The New York Police Department, as well as other police departments across the country, is facing a tough but important task.
An amendment to the Gun Control Act of 1968, passed as part of a federal spending bill that went into effect in September, prohibits anyone convicted of domestic violence from possessing a firearm. Police officers and military personnel aren't exempt, and the law is retroactive.
The NYPD commendably has taken the first steps toward complying with this law. Until recently, potential officers who met basic age and education requirements were screened out only if they had a felony record. Now, the department maintains that a misdemeanor domestic-violence conviction also is an "automatic disqualifier." If you can't carry a gun, you can't be an officer, the department is saying. Other police departments should listen carefully and follow suit.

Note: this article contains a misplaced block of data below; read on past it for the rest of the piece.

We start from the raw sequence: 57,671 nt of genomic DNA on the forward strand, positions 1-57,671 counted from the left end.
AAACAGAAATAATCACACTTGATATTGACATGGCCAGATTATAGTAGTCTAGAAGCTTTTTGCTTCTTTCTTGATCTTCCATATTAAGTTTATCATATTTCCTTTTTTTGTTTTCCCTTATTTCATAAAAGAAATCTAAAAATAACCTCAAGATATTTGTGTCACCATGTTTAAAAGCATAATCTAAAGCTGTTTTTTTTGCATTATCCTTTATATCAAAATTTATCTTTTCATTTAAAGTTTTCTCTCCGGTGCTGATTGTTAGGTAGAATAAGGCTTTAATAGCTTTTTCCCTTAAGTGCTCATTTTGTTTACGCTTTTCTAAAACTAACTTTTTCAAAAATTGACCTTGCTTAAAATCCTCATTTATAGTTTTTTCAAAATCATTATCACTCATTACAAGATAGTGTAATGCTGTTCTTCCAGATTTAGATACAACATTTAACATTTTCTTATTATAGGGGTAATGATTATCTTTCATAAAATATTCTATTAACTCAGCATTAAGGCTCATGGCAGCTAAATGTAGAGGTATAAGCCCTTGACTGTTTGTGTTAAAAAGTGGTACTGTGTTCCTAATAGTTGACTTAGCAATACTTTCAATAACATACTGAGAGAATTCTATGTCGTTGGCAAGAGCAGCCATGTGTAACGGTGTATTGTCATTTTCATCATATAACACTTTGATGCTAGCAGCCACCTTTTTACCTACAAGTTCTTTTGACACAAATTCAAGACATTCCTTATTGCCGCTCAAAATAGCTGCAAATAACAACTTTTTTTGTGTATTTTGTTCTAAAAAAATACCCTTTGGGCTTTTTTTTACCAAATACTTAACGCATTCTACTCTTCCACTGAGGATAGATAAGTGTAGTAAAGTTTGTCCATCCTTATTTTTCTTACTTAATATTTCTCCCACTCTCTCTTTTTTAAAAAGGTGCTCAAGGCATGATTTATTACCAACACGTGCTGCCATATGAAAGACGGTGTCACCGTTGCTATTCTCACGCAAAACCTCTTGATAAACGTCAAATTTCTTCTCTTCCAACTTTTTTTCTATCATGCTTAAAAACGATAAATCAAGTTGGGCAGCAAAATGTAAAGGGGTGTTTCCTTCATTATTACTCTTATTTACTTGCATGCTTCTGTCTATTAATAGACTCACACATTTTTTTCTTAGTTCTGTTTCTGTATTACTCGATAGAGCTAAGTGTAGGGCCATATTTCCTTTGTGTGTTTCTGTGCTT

The task of identifying and disarming those with guns won't be easy. Internal records will show which officers have been arrested in the past five years for injuring or threatening a family member with violence, but the NYPD has to check with prosecutors to find out which were convicted. Next it has to figure out what to do with those officers.
The NYPD is moving in the right direction. No one who has been convicted of domestic violence should be carrying a firearm, even if it's a part of the job.